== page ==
We know that COVID-19 has impacted enrollment, but as its effects on higher education begin to wane, we need to understand the reasons behind the decline and the tradeoffs students are making when deciding whether to attend college. As the National Student Clearinghouse Research Center put it, undergraduate enrollment fell nearly six percent from 2019 to 2021, with freshman enrollment dropping 13 percent over that period.

The foundation created the Postsecondary Value Commission managed by the Institute for Higher Education Policy (IHEP), which published the Postsecondary Value Framework that provides institutional leaders and policymakers with a roadmap for measuring and creating equitable value for all students. This work is gaining momentum.

But high school graduates have been so effectively encouraged to get a bachelor's that high-paid jobs requiring shorter and less expensive training are going unfilled. This affects those students and also poses a real threat to the economy.

"There is an emphasis on the four-year university track" in high schools, said Chris Cortines, who co-authored the report. Yet, nationwide, three out of 10 high school grads who go to four-year public universities haven't earned degrees within six years, according to the National Student Clearinghouse. At four-year private colleges, that number is more than 1 in 5.

"Being more aware of other types of options may be exactly what they need," Cortines said. In spite of a perception "that college is the sole path for everybody," he said, "when you look at the types of wages that apprenticeships and other career areas pay and the fact that you do not pay four years of tuition and you're paid while you learn, these other paths really need some additional consideration."

Construction, along with health care and personal care, will account for one-third of all new jobs through 2022, according to the Bureau of Labor Statistics. There will also be a need for new plumbers and new electricians. And, as politicians debate a massive overhaul of the nation's roads, bridges and airports, the U.S. Department of Education reports that there will be 68 percent more job openings in infrastructure-related fields in the next five years than there are people training to fill them.

"The economy is definitely pushing this issue to the forefront," said Amy Morrison Goings, president of the Lake Washington Institute of Technology, which educates students in these fields. "There isn't a day that goes by that a business doesn't contact the college and ask the faculty who's ready to go to work."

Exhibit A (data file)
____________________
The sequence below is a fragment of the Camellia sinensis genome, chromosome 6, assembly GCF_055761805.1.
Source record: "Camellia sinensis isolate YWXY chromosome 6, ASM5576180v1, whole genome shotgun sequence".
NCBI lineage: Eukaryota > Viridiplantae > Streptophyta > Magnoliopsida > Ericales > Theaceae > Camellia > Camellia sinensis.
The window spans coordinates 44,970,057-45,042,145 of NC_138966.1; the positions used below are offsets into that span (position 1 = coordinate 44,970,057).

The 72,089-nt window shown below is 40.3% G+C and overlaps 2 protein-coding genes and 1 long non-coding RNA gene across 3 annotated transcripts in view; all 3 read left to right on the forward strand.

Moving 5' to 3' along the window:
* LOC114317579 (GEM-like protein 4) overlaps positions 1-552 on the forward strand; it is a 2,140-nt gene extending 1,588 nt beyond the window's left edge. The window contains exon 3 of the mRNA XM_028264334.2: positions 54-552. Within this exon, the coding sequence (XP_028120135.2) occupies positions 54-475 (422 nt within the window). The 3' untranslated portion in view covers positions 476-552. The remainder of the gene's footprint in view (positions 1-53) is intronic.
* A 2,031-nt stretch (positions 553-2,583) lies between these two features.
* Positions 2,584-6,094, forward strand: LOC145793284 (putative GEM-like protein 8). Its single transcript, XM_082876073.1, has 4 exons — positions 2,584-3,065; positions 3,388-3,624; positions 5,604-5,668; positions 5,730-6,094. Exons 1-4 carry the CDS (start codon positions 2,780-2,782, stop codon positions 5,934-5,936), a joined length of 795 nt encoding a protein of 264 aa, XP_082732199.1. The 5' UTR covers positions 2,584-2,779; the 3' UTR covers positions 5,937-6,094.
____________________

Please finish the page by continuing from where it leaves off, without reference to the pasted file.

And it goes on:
Yet the march to bachelor's degrees continues. And while people who get them are more likely to be employed and make more money than those who don't, that premium appears to be softening; their median earnings were lower in 2015, when adjusted for inflation, than in 2010.

"There's that perception of the bachelor's degree being the American dream, the best bang for your buck," said Kate Blosveren Kreamer, deputy executive director of Advance CTE, an association of state officials who work in career and technical education. "The challenge is that in many cases it's become the fallback. People are going to college without a plan, without a career in mind, because the mindset in high school is just, 'Go to college.' "

It's not that finding a job in the trades, or even manufacturing, means needing no education after high school. Most regulators and employers require certificates, certifications or associate degrees. But those cost less and take less time than earning a bachelor's degree. Tuition and fees for in-state students to attend a community or technical college in Washington State, for example, come to less than half the cost of a four-year public university, the state auditor points out, and less than a tenth of the price of attending a private four-year college.

So severe are looming shortages of workers in the skilled trades in Michigan that Gov. Rick Snyder in February announced a $100 million proposal he likens to the Marshall Plan that rebuilt Europe after World War II.

Of the $200 million that California is spending on vocational education, $6 million is going into a campaign to improve the way people regard it. The Lake Washington Institute of Technology changed its name from Lake Washington Technical College, said Goings, its president, to avoid being stereotyped as a vocational school.

These perceptions fuel the worry that, if students are urged as early as the seventh grade to consider the trades, then low-income, first-generation and ethnic and racial minority high school students will be channeled into blue-collar jobs while wealthier and white classmates are pushed by their parents to get bachelor's degrees.

Amy Morrison Goings, president of the Lake Washington Institute of Technology, says, "There isn't a day that goes by that a business doesn't contact the college and ask the faculty who's ready to go to work." Sy Bean/The Hechinger Report hide caption 350c69d7ab